I was making $46,000 at NY1 as a producer for several years. Nominal pay increases. Every time I’d ask for a raise, shut down. I did end up asking HR before I left, what’s my salary band? And she said $40,000 to $80,000. I was like good to know.
So when I went to the next job interview, they asked me how much I wanted to make. They didn’t know how much I was making. But they just said, how much do you want to make? I said, I want to make $100,000. They were well like, I don’t know if that’s really going to work. I knew that they had the money because I knew what I was suddenly worth. I asked my former employer, they said, I could have been paid up to 80,000. They weren’t paying me that. So I knew what the market was paying for someone with my skills.
So the next company, which was a richer company, a publicly traded company, a company that’s growing and hiring, I said I would like $100,000 and they said, we can’t do that right now. But how about 80? In six months, we can renegotiate. And I said, just give me 90 now and I won’t bother you in six months. Because the best time to get that raise is when you’re actually getting the job offer, you don’t get the raise in six months. Then they said, deal.
So I effectively doubled my salary in one negotiation, just knowing my salary band, which equates to my worth, and knowing about the other company’s capacity to pay me that and sticking to that script. I got the money and I was like, oh, my God, I’m 26 and I make six figures. I live in New York. How many shoes can I buy now? Unfortunately, that did cross my mind.

Scott:
Did the shoe collection expand?

Farnoosh:
A little bit, but not too great.

Mindy:
Of course, it did.

Farnoosh:
What’s interesting, and I don’t know if your other guests have talked about this or you’ve experienced this, but it’s like the more money you make, the less you want for. Or the things that you thought you wanted, they don’t hold the same place in your heart anymore. I started to value other things, like self-care. I invested in getting a trainer, I didn’t go and buy all the clothes and the shoes, but I was like how can I get healthier? How can I up my real estate game? I started thinking bigger. And that was a surprise to me.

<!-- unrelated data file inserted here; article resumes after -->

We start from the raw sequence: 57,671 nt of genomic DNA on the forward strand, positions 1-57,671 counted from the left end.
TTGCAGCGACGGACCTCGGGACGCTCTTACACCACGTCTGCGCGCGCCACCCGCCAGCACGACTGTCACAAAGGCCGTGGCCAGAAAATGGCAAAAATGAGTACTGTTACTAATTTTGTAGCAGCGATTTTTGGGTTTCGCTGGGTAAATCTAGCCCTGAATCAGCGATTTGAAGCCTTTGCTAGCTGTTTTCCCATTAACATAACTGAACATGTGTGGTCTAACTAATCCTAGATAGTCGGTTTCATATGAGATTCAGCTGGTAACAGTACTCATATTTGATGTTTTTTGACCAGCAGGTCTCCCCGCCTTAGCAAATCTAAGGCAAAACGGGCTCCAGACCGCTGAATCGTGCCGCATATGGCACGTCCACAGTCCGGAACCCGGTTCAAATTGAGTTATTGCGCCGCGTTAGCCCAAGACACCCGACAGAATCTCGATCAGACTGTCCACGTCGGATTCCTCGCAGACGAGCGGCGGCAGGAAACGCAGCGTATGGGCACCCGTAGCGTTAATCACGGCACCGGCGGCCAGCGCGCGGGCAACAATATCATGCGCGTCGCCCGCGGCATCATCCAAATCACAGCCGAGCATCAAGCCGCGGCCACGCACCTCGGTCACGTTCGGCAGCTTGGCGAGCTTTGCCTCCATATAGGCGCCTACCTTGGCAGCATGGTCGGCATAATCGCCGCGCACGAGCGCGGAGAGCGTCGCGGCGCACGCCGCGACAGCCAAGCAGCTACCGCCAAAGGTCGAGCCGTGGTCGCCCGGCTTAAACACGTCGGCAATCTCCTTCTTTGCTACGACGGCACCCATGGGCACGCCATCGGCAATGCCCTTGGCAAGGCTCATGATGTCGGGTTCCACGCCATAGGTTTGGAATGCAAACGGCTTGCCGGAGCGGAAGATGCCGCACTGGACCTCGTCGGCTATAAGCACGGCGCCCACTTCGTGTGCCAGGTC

I didn’t know that I was going to arrive, being in a place with more liquidity and cash and not really missing out on the things that I thought I wanted.

Scott:
Okay, we can keep going, this is great. I’m having a lot of fun with this. So I guess what I’m trying to get here is what did you invest, with the surplus? When was that point at which you began accumulating assets? And what was your mentality and approach to that over the years after you started getting the surplus?

Farnoosh:
We didn’t touch on this, but in 2004, after I came to New York and was living with the married couple and my parents were like you should buy something in New York. I was like do you know how much I make? Do you know I live in New York City? This is not a good calculus for a young woman buying a home in the city. And they said, well, let’s strategize. Let’s come up with a way, because my parents really like you guys, believe in real estate investment and just building wealth through home ownership.
And so this was a long time ago, different pricing and a whole different market. We were able together to find a studio apartment, my parents pulled some equity out of their home, paid for the house in cash, the studio in cash. And then I went to the bank, and I had the title and I went to the bank, and I got a home equity line of credit against the value of the home, paid my parents back for the most part, and then started paying back this HELOC, which I then refinanced into a mortgage. You following me? So now I’m a homeowner. Thanks to my parents.
And that home, I kept for 10 years, and I sold it at a nice profit, was able to then upgrade to another property, a new home. Now, I’m married in Brooklyn, and that home appreciated and my salary kept going up. So then in a few years into that, we bought the apartment next to that, and knocked down the wall, and now made a two bedroom into a nice spacious three bedroom, where we had brought home two children. And then we sold that after 11 years or nine years, we sold that, finally, that Brooklyn property, and have now moved to the suburbs in a pandemic.
But for me, real estate, thanks to my parents, from the early days, despite not earning a lot, they planted that seed for me. I was able to leverage that over the years to build more real estate, not into my portfolio, but really as primary resident just as a home, just keep improving our living situation. And eventually I’d like to get into some investment of real estate. Maybe that’s the next chapter.